Legendary: A Marvel Deck Building Game

Here’s what’s on the table: Legendary: A Marvel Deck Building Game

So I will admit that I have not played very many deck building games, well let’s face it, I’ve only played one other deck building game and it was the DC Comics Deck Building Game. Over this past weekend, I and a few of the GSW team made another adventure to Bootlegger’s Brewery to play some games and most importantly enjoy some of the best craft beer Fullerton has to offer. (Not a plug, I really love their beer).

The first game that we played was Legendary, and it was a first for all of us, so naturally we had to learn the rules. The rules were very straight forward and there was little confusion in trying to understand how to set up and begin play. If you’re not familiar with deck building games, essentially what you have to do is use your starting cards to acquire other to add to your deck to make it more powerful so that you can acquire even stronger cards and ultimately defeat the boss or complete the objective. A nice dynamic that I enjoyed in Legendary is that you had the option to acquire a hero from the hero deck or fight a villain from the villain deck. To be more precise certain heroes that you acquire have either damage points or recruitment points which allow you to either fight or gain cards, respectively. Now the main objective of the game is to defeat the mastermind, which usually requires a higher amount of damage points in order to defeat him. The team wins together or loses together, but there can be an individual who is the winnerest by gaining the most victory points which is acquired through fighting villains, the mastermind, or saving bystanders. 

Overall, I really enjoyed the game. There is a randomization factor with several heroes, villains, and master minds to choose from, which makes the game a little different every time you play. On the downside, set up can take a bit of time between games due to having to separate the cards, then choosing new heroes and villains, then reshuffling the cards back together. I guess you can’t have everything. But since I had to sit there and read all the rules, I got to enjoy this refreshing adult beverage while they shuffled or at least that’s what Jason likes to call shuffling. I said I wouldn’t call him out on it again, but I had to. It was some sort of witch craft because he somehow managed to randomize the cards so well that they went back in order. Anyways, with the randomization factor it makes the game play strategy a little more dynamic in the sense that depending on what heroes are available and which villains you’re facing, you can find yourself racing against time to defeat the mastermind as quickly as possible, or struggling to survive and needing to work with other players in order to coordinate defeating certain villains or delaying time.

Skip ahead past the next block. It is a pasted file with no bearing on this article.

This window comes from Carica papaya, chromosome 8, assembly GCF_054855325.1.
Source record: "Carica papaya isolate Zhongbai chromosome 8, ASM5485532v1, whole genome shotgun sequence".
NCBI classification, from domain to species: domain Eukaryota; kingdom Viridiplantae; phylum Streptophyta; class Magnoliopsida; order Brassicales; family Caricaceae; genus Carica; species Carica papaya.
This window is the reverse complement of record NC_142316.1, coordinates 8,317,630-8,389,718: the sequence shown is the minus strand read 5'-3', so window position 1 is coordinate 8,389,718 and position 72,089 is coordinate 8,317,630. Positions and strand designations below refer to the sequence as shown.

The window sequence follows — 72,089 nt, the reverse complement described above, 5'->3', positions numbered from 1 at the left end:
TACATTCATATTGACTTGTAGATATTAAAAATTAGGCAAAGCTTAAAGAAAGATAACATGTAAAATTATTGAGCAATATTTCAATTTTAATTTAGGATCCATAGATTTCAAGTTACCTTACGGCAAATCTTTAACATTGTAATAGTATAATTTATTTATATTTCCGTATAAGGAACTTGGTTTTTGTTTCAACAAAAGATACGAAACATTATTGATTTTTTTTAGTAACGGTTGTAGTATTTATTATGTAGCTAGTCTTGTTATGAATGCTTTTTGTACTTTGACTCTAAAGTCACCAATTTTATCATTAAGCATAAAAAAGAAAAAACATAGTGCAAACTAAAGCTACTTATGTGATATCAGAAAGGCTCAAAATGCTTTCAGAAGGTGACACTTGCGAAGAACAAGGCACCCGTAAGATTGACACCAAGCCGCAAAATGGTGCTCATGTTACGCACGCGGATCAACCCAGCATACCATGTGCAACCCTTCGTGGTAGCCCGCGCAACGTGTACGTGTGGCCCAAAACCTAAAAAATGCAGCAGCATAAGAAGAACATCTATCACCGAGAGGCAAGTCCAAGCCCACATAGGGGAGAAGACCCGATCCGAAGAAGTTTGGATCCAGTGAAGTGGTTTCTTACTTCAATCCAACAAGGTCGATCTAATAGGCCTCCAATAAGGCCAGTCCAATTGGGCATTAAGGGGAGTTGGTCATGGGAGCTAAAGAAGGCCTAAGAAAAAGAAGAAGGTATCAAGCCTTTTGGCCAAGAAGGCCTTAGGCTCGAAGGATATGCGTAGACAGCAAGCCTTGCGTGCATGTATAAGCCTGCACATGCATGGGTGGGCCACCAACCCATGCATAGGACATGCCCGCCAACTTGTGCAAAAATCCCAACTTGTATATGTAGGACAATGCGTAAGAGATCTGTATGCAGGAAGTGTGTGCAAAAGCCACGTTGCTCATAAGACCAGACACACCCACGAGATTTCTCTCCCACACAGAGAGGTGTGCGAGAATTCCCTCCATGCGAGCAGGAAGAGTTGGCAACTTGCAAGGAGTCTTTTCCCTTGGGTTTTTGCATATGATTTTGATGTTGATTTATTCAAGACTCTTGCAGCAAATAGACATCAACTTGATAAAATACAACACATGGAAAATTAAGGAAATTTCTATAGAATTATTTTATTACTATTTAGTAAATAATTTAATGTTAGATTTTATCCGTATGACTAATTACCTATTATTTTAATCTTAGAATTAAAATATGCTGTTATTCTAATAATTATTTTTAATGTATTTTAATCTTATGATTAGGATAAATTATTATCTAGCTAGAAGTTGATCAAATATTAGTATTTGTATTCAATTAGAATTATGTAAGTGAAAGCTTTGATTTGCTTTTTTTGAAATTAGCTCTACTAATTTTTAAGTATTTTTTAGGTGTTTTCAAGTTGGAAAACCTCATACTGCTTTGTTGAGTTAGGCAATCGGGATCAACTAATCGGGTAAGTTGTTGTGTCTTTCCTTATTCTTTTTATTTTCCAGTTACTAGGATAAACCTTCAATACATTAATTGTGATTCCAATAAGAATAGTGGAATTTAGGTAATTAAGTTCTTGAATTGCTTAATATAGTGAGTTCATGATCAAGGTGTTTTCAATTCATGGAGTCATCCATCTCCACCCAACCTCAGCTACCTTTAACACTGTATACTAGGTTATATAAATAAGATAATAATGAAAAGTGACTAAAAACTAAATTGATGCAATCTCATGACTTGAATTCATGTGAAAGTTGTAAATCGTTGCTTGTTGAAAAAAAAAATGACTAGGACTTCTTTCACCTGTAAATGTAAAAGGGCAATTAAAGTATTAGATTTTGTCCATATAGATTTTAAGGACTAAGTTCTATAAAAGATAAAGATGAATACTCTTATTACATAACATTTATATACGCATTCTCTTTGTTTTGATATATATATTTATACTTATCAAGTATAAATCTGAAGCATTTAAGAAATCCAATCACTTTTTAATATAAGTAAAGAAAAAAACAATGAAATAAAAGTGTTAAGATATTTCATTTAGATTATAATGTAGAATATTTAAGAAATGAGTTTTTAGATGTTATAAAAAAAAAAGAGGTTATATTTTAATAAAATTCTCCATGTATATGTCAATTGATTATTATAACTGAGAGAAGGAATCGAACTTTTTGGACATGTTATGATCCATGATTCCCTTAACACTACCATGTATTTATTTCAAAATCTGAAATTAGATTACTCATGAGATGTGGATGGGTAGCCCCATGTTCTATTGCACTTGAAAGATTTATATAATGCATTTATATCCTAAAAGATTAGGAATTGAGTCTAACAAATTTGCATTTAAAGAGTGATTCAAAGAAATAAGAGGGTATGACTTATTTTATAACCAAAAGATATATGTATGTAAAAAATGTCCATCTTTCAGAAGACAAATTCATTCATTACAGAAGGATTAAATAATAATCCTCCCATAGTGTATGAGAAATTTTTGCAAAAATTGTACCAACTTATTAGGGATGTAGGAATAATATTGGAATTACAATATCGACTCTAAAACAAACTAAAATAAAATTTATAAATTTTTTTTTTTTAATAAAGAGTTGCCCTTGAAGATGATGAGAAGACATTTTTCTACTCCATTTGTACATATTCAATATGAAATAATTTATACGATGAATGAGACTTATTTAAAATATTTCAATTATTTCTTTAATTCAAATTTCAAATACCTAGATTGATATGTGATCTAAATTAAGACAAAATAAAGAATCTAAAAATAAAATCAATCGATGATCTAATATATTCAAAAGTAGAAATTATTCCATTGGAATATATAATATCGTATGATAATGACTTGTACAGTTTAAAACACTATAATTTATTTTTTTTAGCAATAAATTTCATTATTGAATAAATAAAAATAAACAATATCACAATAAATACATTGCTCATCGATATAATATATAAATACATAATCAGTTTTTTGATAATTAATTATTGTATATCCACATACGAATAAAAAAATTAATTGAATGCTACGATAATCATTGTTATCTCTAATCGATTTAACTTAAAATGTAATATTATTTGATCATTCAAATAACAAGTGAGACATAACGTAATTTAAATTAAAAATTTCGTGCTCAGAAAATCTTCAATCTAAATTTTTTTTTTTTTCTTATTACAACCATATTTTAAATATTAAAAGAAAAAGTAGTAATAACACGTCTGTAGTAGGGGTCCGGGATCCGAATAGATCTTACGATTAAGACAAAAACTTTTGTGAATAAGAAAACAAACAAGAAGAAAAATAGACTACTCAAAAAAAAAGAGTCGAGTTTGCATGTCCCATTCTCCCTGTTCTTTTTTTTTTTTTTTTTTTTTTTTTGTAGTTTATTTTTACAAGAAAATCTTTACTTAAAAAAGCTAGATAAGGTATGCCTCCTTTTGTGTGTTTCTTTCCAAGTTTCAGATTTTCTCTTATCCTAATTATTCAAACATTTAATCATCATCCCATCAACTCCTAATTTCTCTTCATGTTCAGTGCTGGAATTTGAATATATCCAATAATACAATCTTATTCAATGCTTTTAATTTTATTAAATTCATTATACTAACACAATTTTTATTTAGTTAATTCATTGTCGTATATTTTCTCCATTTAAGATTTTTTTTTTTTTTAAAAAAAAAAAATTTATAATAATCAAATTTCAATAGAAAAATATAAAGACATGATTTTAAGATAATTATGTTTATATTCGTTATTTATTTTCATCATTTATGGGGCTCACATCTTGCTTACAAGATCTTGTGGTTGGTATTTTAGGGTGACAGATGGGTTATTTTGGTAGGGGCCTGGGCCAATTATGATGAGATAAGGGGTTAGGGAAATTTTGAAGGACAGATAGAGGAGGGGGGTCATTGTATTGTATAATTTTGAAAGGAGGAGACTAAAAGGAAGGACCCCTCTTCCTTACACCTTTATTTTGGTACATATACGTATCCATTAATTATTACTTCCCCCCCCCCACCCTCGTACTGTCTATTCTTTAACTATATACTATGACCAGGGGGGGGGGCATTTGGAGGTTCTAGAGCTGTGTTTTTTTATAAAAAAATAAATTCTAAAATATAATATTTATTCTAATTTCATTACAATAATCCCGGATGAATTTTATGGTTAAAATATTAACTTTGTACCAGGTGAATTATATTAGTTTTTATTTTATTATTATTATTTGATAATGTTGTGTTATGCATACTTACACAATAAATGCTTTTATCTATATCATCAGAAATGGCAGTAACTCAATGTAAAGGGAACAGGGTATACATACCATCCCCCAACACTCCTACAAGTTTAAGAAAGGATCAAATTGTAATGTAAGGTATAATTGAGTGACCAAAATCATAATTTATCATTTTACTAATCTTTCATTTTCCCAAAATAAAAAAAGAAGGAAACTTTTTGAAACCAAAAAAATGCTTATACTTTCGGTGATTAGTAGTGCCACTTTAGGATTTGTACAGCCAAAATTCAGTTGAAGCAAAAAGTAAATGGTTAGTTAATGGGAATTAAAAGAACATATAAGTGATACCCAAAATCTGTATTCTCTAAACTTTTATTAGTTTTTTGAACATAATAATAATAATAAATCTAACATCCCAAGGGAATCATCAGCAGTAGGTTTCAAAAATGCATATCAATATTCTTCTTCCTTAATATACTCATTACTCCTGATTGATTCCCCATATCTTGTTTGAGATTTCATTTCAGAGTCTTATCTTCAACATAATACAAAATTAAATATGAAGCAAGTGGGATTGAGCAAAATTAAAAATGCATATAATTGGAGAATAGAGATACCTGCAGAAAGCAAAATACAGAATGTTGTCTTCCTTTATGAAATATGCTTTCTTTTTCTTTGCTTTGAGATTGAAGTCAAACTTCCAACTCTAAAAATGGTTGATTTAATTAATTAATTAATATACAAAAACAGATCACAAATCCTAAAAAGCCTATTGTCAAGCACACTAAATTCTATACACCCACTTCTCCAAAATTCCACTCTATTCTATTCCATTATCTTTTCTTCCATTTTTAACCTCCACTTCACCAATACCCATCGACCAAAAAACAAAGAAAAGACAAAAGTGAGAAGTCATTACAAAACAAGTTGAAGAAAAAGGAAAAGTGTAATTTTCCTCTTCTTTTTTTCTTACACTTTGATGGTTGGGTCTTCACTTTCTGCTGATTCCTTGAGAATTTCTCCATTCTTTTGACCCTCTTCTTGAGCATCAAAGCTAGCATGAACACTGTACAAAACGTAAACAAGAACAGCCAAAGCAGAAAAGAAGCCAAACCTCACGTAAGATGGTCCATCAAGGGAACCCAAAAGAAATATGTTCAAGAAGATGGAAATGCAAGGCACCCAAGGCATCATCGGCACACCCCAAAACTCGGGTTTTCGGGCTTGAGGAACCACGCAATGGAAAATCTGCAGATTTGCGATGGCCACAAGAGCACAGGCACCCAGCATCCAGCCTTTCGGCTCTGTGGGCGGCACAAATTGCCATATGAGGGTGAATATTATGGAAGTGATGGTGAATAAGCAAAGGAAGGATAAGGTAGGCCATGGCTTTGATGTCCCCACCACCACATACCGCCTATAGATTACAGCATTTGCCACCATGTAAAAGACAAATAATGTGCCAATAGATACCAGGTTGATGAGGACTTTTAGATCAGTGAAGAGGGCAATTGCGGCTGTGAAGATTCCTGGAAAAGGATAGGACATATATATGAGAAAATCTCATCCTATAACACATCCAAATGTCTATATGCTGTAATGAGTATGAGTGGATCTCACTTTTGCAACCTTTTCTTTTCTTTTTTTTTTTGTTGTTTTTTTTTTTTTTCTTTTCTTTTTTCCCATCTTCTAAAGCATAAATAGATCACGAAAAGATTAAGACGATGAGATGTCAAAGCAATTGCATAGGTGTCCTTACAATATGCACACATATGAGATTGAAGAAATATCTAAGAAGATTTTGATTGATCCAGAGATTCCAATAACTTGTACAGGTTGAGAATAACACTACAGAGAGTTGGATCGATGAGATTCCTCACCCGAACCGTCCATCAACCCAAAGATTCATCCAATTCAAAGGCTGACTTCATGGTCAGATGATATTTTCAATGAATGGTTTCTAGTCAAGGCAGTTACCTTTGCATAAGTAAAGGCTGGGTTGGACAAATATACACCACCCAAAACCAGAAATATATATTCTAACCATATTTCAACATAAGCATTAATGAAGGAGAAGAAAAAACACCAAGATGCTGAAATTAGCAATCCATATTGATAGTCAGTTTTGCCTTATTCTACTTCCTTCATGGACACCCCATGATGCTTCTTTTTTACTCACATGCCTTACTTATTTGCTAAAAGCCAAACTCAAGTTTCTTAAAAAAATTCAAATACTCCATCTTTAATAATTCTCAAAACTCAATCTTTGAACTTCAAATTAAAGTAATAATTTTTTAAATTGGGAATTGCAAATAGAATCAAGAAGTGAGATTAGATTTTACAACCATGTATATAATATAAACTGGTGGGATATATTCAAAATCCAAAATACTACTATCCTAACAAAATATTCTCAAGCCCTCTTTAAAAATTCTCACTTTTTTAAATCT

On a side note, we also played The Resistance, which is a bluffing and sabotaging type game that requires a lot of verbal interaction in an attempt to discover who is a spy and who isn’t. The resistance is trying to complete missions and the spies are trying to sabotage them. Also another great game for parties and large groups, but beware, you will probably hate each other before, during, and possibly after the game is over.

Until next time, happy America day and roll like you mean it.